They came to Jericho. As he and his disciples and a large crowd were leaving Jericho, Bartimaeus son of Timaeus, a blind beggar, was sitting by the roadside.47When he heard that it was Jesus of Nazareth, he began to shout out and say, “Jesus, Son of David, have mercy on me!”48Many sternly ordered him to be quiet, but he cried out even more loudly, “Son of David, have mercy on me!”49Jesus stood still and said, “Call him here.” And they called the blind man, saying to him, “Take heart; get up, he is calling you.”50So throwing off his cloak, he sprang up and came to Jesus.51Then Jesus said to him, “What do you want me to do for you?” The blind man said to him, “My teacher, let me see again.”52Jesus said to him, “Go; your faith has made you well.” Immediately he regained his sight and followed him on the way.
A. Bartimaeus obviously knew enough about Jesus to call him by the messianic title “Son of David” and to believe he could restore his sight. He had once been able to see, so he may well have asked why he went blind. He grieved his loss of purpose and the humiliation of sitting by the roadside to beg.
B. Jesus asked Bartimaeus the same question he asked James and John, “What do you want me to do for you?” But he got a very different answer, “My Teacher, let me see again.” Bartimaeus was ready to learn from Jesus. Sight was more than convenience; it was the gateway to a life of discipleship. Jesus affirmed Bartimaeus’ sight of faith when granting him physical sight.
C. Jesus did not say, “Be healed” but “Go!” Jesus sent Bartimaeus out to live. And Bartimaeus followed Jesus on the way. The very next thing Mark reports is Jesus’ Triumphal Entry into Jerusalem on Palm Sunday. Undoubtedly, Bartimaeus participated. To follow Jesus on the way described those who followed him as his disciples after the resurrection. So though the Gospels don’t mention him again, I imagine Bartimaeus saw Jesus heading to the cross and saw Jesus risen after Easter.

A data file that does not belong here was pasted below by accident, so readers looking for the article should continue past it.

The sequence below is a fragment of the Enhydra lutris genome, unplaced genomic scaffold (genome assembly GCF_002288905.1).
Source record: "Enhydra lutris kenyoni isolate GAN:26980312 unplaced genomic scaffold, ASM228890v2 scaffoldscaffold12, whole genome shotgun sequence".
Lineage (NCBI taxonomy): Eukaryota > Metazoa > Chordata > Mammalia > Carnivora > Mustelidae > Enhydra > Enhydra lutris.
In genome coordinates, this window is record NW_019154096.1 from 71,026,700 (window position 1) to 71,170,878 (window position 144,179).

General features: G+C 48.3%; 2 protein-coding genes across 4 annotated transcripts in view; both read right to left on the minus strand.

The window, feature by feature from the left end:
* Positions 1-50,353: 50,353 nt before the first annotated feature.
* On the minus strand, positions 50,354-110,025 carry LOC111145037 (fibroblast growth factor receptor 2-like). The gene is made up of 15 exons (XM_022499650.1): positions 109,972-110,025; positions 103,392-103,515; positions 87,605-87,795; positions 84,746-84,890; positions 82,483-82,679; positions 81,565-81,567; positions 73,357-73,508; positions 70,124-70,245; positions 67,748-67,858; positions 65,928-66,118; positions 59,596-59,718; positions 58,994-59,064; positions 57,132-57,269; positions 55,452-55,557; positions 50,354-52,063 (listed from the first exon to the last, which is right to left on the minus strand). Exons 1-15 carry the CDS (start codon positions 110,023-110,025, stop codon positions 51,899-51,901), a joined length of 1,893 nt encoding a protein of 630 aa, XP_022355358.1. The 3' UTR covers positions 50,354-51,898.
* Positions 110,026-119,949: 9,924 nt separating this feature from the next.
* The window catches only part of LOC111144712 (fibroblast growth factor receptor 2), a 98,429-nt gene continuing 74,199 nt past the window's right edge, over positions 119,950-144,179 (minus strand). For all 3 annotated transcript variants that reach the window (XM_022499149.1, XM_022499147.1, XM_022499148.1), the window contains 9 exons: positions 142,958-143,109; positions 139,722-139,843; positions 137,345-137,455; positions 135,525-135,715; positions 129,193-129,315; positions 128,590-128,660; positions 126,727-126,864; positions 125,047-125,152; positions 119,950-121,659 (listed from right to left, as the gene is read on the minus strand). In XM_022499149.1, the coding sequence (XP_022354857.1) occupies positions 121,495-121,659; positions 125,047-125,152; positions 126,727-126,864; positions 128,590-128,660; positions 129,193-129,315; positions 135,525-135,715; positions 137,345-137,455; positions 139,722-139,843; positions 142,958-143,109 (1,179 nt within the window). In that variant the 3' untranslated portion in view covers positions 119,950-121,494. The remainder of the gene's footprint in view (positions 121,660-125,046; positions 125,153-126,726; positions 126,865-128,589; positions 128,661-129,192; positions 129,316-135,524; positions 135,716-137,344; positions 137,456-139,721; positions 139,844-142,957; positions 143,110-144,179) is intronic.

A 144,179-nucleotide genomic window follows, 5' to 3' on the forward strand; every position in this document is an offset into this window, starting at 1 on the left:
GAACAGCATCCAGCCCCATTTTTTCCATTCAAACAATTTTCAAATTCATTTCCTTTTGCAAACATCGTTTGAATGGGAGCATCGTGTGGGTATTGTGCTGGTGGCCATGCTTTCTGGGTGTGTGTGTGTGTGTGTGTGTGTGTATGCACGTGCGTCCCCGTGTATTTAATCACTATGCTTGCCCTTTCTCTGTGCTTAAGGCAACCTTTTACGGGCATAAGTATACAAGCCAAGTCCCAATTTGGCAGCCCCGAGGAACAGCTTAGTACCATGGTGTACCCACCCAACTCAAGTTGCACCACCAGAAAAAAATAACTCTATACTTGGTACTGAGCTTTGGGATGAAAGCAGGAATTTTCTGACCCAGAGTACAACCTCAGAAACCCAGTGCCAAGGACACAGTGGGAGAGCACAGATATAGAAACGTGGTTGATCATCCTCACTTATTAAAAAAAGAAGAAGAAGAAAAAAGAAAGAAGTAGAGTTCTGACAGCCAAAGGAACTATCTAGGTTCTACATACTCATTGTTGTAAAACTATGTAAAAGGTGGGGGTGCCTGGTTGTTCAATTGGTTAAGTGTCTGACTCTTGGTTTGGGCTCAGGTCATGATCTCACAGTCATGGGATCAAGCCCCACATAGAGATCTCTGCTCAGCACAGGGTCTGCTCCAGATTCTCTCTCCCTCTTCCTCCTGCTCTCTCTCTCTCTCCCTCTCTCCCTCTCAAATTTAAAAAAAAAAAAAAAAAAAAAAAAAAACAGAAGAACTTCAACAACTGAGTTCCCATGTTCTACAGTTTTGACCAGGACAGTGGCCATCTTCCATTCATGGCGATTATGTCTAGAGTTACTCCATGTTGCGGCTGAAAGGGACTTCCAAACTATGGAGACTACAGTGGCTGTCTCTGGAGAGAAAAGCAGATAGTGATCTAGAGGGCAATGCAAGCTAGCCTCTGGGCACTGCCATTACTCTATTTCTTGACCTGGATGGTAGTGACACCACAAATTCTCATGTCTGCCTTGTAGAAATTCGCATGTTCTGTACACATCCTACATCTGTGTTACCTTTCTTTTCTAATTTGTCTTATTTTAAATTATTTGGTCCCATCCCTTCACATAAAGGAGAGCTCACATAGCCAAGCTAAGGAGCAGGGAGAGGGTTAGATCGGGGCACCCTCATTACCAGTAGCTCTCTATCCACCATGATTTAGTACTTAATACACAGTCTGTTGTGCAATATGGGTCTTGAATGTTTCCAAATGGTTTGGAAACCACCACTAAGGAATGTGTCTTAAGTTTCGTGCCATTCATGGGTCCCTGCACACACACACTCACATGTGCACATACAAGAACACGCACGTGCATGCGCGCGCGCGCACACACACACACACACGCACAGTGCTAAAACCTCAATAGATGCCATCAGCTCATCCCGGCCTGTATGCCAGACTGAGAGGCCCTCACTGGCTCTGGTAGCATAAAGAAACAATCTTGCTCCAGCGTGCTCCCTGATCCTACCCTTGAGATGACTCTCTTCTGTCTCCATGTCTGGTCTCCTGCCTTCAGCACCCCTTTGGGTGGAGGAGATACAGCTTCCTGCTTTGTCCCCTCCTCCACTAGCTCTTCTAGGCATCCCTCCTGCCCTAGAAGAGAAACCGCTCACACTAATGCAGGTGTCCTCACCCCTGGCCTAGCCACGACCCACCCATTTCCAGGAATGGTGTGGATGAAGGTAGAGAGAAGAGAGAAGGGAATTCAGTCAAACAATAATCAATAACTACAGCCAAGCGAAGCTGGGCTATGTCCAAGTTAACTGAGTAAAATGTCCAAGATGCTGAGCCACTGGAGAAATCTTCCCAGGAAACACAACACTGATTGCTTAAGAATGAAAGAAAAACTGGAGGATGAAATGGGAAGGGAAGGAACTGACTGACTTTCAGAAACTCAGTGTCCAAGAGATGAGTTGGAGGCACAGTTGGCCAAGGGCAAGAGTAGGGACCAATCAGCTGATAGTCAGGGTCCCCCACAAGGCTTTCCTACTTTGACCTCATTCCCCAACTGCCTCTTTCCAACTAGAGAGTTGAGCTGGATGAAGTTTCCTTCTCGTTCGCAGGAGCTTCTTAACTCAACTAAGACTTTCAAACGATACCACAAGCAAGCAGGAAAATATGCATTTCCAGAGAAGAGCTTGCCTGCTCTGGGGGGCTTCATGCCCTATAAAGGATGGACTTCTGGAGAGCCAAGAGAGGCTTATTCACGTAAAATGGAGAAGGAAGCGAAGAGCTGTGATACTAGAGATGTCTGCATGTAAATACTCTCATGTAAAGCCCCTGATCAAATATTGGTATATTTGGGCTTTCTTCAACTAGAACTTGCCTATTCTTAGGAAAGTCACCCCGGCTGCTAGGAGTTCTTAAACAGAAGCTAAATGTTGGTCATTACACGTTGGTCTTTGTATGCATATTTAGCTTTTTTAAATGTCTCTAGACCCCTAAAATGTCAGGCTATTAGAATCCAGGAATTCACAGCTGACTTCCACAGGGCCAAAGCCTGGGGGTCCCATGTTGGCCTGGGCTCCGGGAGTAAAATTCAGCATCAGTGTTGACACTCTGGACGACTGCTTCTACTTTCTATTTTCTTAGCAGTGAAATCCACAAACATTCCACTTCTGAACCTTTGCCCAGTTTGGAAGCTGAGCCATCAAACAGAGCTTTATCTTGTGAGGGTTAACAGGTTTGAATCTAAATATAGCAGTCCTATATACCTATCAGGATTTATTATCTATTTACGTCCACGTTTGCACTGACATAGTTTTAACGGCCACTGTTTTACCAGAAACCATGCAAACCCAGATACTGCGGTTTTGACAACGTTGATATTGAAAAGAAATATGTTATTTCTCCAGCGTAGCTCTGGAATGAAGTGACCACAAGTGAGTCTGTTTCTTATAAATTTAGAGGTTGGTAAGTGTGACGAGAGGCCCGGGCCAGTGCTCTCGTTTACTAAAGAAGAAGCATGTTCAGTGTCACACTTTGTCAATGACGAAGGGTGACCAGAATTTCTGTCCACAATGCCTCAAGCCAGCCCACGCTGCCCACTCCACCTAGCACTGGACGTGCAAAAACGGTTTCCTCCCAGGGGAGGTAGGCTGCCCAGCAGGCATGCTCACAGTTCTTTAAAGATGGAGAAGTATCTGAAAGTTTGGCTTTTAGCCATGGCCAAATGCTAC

D. After Bartimaeus saw Jesus he got up from begging and went on to live. Like Job, he knew that to be encountered by God is to be empowered to go forward with life.
III. Hebrews 7:25 says we all may approach God through Christ who intercedes for us. We cannot get the wild, free, dangerous and good God to do a command performance for us, but Jesus offers us complete access – backstage passes if you will.
A. Tom Roe was the head usher for the church in which I grew up in California. I don’t know if he ever realized he was one of that congregation’s most influential youth ministers as he trained and coached teenagers to be ushers and along the way imparted great teaching and faith. The Sunday after his wife’s funeral, Tom was at his post like always. Several people told him he deserved some time off. He replied, “You are the people who love me, and I need your love right now. This is the job God has given me and doing it heals me.”
B. Over 50 years ago, Tom Roe was teaching me that to be encountered by God is to be empowered to go forward with life.